Birch Hill Market has been the go-to place for Locust Valley meat eaters for about 12 years. A butcher, market and catering business, it sits at 153 Birch Hill Rd., where owner Tom DeAngelis holds court dispensing meat and imparting carnal knowledge on his customers.

“Every steak has its own unique flavor,” said DeAngelis, who recently opened a second Birch Hill Market location at 29-31 Jackson Ave. in Syosset. “The more you try, the more you can recognize the differences in every steak. You have to take into account what flavor you’re looking for, how you want to cook it, who you’re shopping for and if you want a fatty cut or a lean cut.”

At both of his markets, DeAngelis sells prime cuts dry-aged for at least 60 days. Bones and fat work to protect the meat, as a striking blue mold grows all around it.
“After you trim the mold and the fat from the cut, you are left with a beautiful, creamy looking piece of meat,” he said. “The coloration of the steak will make your mouth water. It has a nutty smell, almost like cheese. There’s a complexity of flavor, a real depth.”

Dry-aging requires a strong, robust cut of beef, according to DeAngelis. The bone-in rib-eye steak is at the top of this class, with an almost artistic marbled pattern signaling a bold, rich, beefy flavor.

But DeAngelis also recommends a bone-in sirloin. He said this underused cut boasts less fanfare than the rib-eye, but it is no less mouthwatering.

For those looking for a more subtle flavor profile and less fat, DeAngelis recommends his selection of grass-fed, hormone-free, organic beef. From Painted Hills Natural Beef, a three-generation farm in Oregon, this selection provides eaters with a clean, farm fresh flavor profile.

“You bite into one of those cuts and you can taste the freshness of the animal’s environment,” said DeAngelis. “It doesn’t have the complexity of the dry-aged, but it’s a clean finish.”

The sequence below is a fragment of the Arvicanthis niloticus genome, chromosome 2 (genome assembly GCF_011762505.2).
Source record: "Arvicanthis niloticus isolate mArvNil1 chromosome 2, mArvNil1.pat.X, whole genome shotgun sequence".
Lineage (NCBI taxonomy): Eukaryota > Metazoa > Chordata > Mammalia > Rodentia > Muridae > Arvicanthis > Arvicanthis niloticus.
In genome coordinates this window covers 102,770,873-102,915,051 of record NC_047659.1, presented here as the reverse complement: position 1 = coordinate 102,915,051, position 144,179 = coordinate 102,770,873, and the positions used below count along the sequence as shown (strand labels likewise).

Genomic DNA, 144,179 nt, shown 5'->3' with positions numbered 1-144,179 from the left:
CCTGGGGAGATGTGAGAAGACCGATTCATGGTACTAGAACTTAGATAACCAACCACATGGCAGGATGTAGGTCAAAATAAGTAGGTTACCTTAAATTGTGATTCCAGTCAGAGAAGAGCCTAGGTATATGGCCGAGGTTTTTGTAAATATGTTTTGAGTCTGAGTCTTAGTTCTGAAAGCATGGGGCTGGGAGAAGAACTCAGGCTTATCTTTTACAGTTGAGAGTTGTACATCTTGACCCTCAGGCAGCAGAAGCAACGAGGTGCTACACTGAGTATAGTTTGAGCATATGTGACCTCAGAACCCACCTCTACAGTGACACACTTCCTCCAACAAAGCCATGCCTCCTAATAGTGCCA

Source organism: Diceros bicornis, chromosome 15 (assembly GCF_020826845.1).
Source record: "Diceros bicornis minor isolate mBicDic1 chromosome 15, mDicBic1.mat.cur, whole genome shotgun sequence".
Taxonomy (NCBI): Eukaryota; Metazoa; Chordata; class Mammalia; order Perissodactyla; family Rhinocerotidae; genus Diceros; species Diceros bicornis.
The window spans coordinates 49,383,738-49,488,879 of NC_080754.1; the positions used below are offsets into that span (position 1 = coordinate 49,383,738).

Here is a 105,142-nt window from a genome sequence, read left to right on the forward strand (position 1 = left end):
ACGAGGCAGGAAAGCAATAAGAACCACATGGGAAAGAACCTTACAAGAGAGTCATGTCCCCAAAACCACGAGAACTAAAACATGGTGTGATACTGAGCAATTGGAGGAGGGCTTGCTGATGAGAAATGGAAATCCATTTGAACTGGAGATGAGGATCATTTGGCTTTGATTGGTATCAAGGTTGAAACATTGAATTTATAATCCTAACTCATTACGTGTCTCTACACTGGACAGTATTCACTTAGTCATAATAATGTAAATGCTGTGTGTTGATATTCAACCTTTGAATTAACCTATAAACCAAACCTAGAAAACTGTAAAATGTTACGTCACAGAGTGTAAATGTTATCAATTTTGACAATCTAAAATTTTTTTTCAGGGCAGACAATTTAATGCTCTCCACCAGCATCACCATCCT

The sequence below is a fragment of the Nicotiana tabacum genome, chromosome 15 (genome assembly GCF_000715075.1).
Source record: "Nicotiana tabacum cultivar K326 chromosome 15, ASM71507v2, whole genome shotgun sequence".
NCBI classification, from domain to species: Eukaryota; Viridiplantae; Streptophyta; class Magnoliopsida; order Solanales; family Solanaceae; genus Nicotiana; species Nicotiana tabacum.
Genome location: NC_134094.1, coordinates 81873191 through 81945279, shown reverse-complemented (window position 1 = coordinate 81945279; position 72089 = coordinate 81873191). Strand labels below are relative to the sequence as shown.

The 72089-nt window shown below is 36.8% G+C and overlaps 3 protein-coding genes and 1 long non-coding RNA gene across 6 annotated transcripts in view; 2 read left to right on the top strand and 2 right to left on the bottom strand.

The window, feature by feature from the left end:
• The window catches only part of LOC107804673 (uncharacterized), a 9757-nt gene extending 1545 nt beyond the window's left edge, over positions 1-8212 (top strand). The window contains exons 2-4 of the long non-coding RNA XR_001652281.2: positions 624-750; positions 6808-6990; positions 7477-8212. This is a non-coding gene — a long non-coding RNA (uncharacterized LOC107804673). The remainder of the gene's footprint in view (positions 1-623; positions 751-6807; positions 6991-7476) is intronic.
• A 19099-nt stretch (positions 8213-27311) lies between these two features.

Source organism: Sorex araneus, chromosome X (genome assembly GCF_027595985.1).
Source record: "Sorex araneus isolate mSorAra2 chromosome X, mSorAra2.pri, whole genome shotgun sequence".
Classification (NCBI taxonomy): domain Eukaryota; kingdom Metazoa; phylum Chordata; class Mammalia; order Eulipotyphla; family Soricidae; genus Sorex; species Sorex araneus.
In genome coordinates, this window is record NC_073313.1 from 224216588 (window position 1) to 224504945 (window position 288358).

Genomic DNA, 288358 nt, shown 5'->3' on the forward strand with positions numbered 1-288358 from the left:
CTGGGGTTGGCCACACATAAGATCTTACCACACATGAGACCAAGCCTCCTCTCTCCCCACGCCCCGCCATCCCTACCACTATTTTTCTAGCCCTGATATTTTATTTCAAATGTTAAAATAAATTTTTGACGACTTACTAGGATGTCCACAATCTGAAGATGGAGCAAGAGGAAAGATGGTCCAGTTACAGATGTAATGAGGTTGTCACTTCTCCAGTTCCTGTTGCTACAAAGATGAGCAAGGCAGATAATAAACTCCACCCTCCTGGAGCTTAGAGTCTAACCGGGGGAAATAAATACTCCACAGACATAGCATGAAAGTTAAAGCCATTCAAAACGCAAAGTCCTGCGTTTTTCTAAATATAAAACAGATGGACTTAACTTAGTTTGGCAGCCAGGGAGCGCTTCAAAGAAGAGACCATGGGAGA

As for the how-tos of cooking a steak at home, DeAngelis said every piece of steak responds well to grilling. For the Birch Hill butcher, a simple fire and a hot pan is all a home chef needs to create meat magic.

“You shouldn’t let a summer go by without getting every cut of meat on a grill,” he said. “Skirt steaks are always delicious on the grill. Flank steaks are great too, grilled and sliced onto a salad, you can’t go wrong.”

Besides those safe beef bets, DeAngelis recommends customers try his current favorite, the chuck club-eye. For a fraction of the price of a rib-eye, the chuck club-eye needs only a simple grilling to achieve maximum flavor.

The importance of the customer-butcher relationship cannot be understated, according to DeAngelis. He eats the food he sells and he wants his customers’ families to enjoy the same quality, for each and every meal, without spending a fortune.

“You don’t have to spend a fortune to put a wholesome meal on the table,” he said. “Get your food from someone who knows about food. Skip the supermarket, or just go there for paper towels.”

Whether eating at one of Long Island’s many steak houses or enjoying a home-cooked cut of meat, Nassau County boasts a butcher’s block of options for every primal palate.